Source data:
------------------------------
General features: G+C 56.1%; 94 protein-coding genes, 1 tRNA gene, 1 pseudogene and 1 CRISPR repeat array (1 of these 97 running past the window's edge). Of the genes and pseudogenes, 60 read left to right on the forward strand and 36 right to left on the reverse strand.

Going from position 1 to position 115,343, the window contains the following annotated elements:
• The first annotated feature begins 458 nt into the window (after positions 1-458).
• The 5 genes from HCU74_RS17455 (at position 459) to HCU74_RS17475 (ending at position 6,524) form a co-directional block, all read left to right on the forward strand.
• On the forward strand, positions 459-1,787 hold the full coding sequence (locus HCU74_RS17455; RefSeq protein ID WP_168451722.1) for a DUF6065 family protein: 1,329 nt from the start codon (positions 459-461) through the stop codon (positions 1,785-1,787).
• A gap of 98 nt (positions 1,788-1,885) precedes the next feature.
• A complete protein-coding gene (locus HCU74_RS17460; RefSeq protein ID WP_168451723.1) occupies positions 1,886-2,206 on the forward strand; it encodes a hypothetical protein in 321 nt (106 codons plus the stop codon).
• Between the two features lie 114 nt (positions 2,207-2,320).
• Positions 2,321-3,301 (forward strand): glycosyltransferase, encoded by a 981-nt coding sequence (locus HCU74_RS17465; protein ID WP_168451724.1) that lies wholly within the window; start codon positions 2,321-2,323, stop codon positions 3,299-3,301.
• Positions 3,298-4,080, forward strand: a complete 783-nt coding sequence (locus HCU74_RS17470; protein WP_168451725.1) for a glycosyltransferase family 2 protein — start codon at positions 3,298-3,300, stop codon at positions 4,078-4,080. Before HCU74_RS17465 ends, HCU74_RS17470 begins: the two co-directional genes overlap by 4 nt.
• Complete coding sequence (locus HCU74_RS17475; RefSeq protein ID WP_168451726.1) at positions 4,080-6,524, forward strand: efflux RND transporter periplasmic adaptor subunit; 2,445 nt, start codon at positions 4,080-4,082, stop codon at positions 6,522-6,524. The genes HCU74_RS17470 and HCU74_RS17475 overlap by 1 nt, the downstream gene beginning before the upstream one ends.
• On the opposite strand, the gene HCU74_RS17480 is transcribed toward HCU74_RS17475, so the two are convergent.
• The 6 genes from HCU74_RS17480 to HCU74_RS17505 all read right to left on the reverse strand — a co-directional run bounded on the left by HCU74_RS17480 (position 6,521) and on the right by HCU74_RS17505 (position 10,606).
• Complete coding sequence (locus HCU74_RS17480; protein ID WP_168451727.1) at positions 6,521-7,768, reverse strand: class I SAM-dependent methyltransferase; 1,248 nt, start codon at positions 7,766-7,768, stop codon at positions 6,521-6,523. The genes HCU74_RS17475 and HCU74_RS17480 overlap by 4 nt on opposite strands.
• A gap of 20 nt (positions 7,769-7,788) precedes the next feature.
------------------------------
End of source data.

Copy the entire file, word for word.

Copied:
General features: G+C 56.1%; 94 protein-coding genes, 1 tRNA gene, 1 pseudogene and 1 CRISPR repeat array (1 of these 97 running past the window's edge). Of the genes and pseudogenes, 60 read left to right on the forward strand and 36 right to left on the reverse strand.

Going from position 1 to position 115,343, the window contains the following annotated elements:
• The first annotated feature begins 458 nt into the window (after positions 1-458).
• The 5 genes from HCU74_RS17455 (at position 459) to HCU74_RS17475 (ending at position 6,524) form a co-directional block, all read left to right on the forward strand.
• On the forward strand, positions 459-1,787 hold the full coding sequence (locus HCU74_RS17455; RefSeq protein ID WP_168451722.1) for a DUF6065 family protein: 1,329 nt from the start codon (positions 459-461) through the stop codon (positions 1,785-1,787).
• A gap of 98 nt (positions 1,788-1,885) precedes the next feature.
• A complete protein-coding gene (locus HCU74_RS17460; RefSeq protein ID WP_168451723.1) occupies positions 1,886-2,206 on the forward strand; it encodes a hypothetical protein in 321 nt (106 codons plus the stop codon).
• Between the two features lie 114 nt (positions 2,207-2,320).
• Positions 2,321-3,301 (forward strand): glycosyltransferase, encoded by a 981-nt coding sequence (locus HCU74_RS17465; protein ID WP_168451724.1) that lies wholly within the window; start codon positions 2,321-2,323, stop codon positions 3,299-3,301.
• Positions 3,298-4,080, forward strand: a complete 783-nt coding sequence (locus HCU74_RS17470; protein WP_168451725.1) for a glycosyltransferase family 2 protein — start codon at positions 3,298-3,300, stop codon at positions 4,078-4,080. Before HCU74_RS17465 ends, HCU74_RS17470 begins: the two co-directional genes overlap by 4 nt.
• Complete coding sequence (locus HCU74_RS17475; RefSeq protein ID WP_168451726.1) at positions 4,080-6,524, forward strand: efflux RND transporter periplasmic adaptor subunit; 2,445 nt, start codon at positions 4,080-4,082, stop codon at positions 6,522-6,524. The genes HCU74_RS17470 and HCU74_RS17475 overlap by 1 nt, the downstream gene beginning before the upstream one ends.
• On the opposite strand, the gene HCU74_RS17480 is transcribed toward HCU74_RS17475, so the two are convergent.
• The 6 genes from HCU74_RS17480 to HCU74_RS17505 all read right to left on the reverse strand — a co-directional run bounded on the left by HCU74_RS17480 (position 6,521) and on the right by HCU74_RS17505 (position 10,606).
• Complete coding sequence (locus HCU74_RS17480; protein ID WP_168451727.1) at positions 6,521-7,768, reverse strand: class I SAM-dependent methyltransferase; 1,248 nt, start codon at positions 7,766-7,768, stop codon at positions 6,521-6,523. The genes HCU74_RS17475 and HCU74_RS17480 overlap by 4 nt on opposite strands.
• A gap of 20 nt (positions 7,769-7,788) precedes the next feature.